As Marabela slips farther away, Andres must decide whether they still have something worth fighting for, and exactly what he’ll give up to bring her home. And unfortunately, the decision isn’t entirely up to him, or up to the private mediator who moves into the family home to negotiate with the terrorists holding Marabela. Andres struggles to maintain the illusion of control while simultaneously scrambling to collect his wife’s ransom, tending to the needs of his two young children, and reconnecting with an old friend who may hold the key to his past and his wife’s future.
Set in Lima, Peru, in a time of civil and political unrest, this evocative page-turner is a perfect marriage of domestic drama and suspense.
I loved the writing in the first two thirds of the book.  I really liked the characters and cared about what happened to them and how they would deal with the trauma of the kidnapping.  I also liked that the second part of the book deals with the aftermath and that we got to see what happened to the family and how they coped.  However, the last third of the book didn't seem like it went well with the first two thirds.  This was especially true it the last fifty pages or so, when I felt like several of the main characters acted in a way that we had been led to believe was not like them at all.  Andres in particular undergoes a change in the last few pages of the book that had me shaking my head.  We spend a large portion of the book in his head and his final actions just don't go along with his thoughts and feelings throughout the rest of the book.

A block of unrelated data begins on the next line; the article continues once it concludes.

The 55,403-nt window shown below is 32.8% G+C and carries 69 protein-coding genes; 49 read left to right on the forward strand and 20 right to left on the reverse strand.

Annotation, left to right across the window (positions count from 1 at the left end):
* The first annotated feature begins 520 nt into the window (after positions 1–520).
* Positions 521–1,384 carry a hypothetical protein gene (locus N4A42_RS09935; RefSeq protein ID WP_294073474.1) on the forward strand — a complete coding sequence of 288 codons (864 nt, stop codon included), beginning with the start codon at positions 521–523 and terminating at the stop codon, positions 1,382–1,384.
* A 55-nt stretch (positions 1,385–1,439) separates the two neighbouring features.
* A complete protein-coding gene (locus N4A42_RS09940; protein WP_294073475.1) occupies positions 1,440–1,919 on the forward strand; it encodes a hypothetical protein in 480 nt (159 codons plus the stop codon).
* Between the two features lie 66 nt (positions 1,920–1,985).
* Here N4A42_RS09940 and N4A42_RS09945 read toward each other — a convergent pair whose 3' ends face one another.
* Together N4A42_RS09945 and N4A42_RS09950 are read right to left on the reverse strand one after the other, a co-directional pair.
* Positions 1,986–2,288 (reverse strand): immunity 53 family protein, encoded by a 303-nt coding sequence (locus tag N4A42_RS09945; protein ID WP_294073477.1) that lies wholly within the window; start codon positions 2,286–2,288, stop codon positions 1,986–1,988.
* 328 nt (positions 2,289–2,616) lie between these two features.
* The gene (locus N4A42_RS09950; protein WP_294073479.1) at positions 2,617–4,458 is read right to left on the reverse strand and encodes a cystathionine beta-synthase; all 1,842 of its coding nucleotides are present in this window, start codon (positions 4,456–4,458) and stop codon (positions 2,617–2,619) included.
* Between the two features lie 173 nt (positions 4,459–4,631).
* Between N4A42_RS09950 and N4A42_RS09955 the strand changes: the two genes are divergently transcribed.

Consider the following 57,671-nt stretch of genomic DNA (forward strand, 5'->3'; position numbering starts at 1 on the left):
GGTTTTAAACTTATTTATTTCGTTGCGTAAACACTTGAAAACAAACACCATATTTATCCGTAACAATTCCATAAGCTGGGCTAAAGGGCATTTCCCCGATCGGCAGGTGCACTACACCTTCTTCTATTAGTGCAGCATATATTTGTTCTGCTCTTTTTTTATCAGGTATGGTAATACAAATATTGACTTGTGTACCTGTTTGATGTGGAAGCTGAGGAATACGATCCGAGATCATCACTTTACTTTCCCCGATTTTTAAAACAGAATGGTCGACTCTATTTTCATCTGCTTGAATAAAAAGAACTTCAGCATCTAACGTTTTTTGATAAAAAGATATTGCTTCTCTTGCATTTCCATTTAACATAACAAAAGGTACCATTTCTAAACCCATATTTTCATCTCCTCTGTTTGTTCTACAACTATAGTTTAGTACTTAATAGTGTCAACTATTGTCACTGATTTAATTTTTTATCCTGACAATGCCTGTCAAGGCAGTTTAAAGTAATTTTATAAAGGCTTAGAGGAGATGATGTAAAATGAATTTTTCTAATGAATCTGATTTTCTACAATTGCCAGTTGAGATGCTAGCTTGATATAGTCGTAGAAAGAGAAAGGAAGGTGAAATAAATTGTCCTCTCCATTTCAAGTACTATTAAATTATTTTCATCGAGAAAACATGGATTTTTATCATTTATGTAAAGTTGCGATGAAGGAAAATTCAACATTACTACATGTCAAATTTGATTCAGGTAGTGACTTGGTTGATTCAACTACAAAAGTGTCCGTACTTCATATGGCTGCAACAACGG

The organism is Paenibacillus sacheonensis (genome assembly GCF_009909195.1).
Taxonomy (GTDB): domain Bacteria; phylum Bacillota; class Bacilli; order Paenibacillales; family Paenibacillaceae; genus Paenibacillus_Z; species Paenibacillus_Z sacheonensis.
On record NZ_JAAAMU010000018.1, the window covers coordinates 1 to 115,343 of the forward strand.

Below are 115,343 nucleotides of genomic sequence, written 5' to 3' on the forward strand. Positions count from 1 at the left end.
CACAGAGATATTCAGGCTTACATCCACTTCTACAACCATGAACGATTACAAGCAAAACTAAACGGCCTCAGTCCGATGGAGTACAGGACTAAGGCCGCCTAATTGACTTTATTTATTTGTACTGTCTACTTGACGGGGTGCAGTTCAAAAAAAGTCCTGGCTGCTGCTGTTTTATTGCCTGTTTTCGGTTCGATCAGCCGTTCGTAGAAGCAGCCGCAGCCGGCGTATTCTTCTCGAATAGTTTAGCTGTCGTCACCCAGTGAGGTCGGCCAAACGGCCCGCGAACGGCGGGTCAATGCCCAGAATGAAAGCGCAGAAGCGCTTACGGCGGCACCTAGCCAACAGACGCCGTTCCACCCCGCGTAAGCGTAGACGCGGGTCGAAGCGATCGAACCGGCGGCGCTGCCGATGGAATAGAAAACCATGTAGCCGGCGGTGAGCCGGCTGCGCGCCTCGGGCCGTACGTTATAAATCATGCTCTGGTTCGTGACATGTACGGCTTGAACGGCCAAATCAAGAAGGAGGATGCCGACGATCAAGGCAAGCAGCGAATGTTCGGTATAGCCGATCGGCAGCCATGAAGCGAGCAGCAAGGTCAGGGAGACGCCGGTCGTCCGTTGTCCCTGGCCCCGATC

Entertainment Value
This is where the book really shines - I absolutely devoured it.  I was into the story and captivated by the characters, especially the children.  Even though I didn't like the ending and didn't think it fit well with the rest of the story, discovering where things were headed kept me reading and interested.  I was also fascinated by the setting of Lima and the situation faced by citizens when kidnappings are frequent and involving the police isn't an option.

I think it's a decent read, definitely worth giving a try if the setting and intrigue appeal to you.  The ending really threw me off, but I thoroughly enjoyed the read up until that point.  I'm excited to hear what the rest of the reviewers on the tour have to say about it.

Thanks to TLC for providing me with a copy to review.  Click here to see the other blogs participating.

Thursday, June 12, 2014

Comic Fridays: Saga, Volume 1 by Brian K. Vaughn

I know it's not Friday, but I have another post scheduled for tomorrow, so you're getting this one a day early:

From Goodreads:
When two soldiers from opposite sides of a never-ending galactic war fall in love, they risk everything to bring a fragile new life into a dangerous old universe.